Following the latest hacking attempts of the HD-DVD and Blu-Ray movies, the MPAA and AACS, through its lawyers, have been sending takedown notices to sites that have published information that circumvents the next generation formats.
The MPAA (Motion Picture Association of America) and the AACS LA (Advanced Access Content System Authority), which is responsible for the protection used in both HD DVD and Blu-Ray movie releases, have ordered blogs, popular news aggregation site Digg.com and Google to put offline pages that link to a sixteen hexadecimal key known as "Processing Key", which unlocks the protection mechanisms used to prevent free copying of HD-DVD and Blu-Ray movies.
The crack first appeared online in mid-February on a Doom 9 forum. Since then, numerous bloggers have posted the key on their websites or linked to the website detailing the original crack.
Digg.com immediately removed all the stories related to the cracks, which were submitted by users.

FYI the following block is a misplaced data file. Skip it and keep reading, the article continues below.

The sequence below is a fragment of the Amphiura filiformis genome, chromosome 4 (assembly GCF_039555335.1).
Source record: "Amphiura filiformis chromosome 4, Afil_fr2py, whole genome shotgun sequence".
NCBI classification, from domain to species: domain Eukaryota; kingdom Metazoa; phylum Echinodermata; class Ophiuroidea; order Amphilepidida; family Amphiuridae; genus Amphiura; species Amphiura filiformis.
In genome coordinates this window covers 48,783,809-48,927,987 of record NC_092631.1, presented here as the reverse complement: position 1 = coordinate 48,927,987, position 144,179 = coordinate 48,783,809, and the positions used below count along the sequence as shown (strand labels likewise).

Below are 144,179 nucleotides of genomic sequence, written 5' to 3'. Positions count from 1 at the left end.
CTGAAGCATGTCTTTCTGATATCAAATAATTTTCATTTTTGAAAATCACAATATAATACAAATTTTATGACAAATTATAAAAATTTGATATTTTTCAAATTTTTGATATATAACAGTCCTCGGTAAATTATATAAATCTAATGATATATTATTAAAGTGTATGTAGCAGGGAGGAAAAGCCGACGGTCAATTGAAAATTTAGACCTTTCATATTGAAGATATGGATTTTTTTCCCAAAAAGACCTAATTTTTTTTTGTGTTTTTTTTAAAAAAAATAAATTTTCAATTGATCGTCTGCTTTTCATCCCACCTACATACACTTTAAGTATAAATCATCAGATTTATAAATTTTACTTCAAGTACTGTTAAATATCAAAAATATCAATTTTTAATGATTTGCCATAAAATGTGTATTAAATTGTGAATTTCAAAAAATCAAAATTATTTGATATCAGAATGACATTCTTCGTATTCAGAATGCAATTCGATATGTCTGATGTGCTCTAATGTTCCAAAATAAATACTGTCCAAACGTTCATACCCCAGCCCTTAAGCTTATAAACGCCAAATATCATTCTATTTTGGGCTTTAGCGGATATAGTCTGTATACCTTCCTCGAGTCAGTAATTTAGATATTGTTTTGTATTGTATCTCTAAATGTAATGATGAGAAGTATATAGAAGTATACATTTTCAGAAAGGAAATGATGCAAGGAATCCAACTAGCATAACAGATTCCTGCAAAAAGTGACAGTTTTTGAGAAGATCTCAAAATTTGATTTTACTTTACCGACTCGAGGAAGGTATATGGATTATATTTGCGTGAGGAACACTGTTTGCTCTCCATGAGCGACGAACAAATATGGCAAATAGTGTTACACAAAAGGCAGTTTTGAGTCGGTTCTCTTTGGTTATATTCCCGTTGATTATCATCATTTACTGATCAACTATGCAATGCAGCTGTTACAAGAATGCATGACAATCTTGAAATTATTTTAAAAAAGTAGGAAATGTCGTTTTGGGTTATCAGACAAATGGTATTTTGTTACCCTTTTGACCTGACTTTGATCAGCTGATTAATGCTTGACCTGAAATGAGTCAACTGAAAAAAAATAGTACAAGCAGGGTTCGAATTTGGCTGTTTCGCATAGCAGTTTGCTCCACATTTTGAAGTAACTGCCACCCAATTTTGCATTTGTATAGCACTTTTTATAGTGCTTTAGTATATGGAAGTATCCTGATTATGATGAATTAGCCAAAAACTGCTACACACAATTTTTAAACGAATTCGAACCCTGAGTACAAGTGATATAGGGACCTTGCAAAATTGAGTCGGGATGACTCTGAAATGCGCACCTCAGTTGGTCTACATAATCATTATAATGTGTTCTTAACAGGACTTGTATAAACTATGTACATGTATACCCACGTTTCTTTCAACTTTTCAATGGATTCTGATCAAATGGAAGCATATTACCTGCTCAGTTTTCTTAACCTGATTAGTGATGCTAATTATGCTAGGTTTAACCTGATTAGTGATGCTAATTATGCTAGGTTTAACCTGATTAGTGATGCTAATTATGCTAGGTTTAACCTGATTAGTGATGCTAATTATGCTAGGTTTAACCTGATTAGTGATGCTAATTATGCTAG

" We?ve been notified by the owners of this intellectual property that they believe the posting of the encryption key infringes their intellectual property rights. In order to respect these rights and to comply with the law, we have removed postings of the key that have been brought to our attention," said Digg CEO Jay Adelson. "..We all need to work together to protect Digg from exposure to lawsuits that could very quickly shut us down," he added.
AACS LA also send a letter to Google last month, asking to remove all the search results related to the Procesing Keys. A simple Google query for the 16 hexadecimal code comes up with almost 300,000 search results.
The specific code affects particular high-definition players and only then if a user has a good programming expertise.